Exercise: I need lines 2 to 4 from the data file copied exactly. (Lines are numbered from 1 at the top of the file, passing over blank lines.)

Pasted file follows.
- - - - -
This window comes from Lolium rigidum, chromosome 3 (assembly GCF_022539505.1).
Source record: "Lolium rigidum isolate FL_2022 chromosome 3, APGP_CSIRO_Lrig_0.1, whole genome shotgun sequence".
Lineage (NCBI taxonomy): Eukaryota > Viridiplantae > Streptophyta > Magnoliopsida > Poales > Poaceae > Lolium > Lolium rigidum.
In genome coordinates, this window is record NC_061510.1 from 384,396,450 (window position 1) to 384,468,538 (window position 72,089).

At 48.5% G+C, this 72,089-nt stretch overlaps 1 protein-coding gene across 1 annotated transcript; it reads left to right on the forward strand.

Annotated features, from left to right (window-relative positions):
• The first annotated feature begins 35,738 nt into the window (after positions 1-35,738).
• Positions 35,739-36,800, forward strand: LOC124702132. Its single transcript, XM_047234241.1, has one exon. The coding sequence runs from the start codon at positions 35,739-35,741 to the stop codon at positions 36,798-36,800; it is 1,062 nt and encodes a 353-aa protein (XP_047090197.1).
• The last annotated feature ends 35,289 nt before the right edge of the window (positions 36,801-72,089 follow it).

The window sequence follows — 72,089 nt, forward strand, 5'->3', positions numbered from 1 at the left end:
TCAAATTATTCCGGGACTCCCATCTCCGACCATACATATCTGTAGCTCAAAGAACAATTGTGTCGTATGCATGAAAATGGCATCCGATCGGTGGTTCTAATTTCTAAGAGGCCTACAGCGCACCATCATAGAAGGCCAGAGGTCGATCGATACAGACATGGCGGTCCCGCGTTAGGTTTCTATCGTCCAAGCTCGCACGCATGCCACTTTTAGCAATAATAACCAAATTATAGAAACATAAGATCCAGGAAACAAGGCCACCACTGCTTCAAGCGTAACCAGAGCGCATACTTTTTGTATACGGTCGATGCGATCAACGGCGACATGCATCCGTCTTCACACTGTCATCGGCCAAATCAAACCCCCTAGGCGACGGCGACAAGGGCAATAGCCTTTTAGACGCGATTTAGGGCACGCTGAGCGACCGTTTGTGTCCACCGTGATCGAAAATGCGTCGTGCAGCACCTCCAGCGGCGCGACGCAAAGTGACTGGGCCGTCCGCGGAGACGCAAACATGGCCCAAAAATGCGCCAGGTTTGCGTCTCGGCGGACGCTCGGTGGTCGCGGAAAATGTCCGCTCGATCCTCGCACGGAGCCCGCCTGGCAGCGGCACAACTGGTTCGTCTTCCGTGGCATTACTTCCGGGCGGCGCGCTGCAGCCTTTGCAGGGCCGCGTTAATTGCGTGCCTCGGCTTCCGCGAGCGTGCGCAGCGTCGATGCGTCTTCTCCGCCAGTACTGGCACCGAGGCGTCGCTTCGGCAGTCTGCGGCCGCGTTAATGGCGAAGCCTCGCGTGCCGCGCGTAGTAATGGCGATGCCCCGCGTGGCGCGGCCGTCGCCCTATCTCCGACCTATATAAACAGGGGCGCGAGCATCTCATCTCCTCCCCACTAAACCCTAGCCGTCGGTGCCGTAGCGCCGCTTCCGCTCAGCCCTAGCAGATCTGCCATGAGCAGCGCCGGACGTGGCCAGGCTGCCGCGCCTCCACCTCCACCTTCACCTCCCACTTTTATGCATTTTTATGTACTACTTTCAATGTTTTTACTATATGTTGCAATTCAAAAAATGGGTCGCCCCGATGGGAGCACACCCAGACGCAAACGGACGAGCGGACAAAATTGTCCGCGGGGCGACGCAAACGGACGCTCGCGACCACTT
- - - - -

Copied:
Source record: "Lolium rigidum isolate FL_2022 chromosome 3, APGP_CSIRO_Lrig_0.1, whole genome shotgun sequence".
Lineage (NCBI taxonomy): Eukaryota > Viridiplantae > Streptophyta > Magnoliopsida > Poales > Poaceae > Lolium > Lolium rigidum.
In genome coordinates, this window is record NC_061510.1 from 384,396,450 (window position 1) to 384,468,538 (window position 72,089).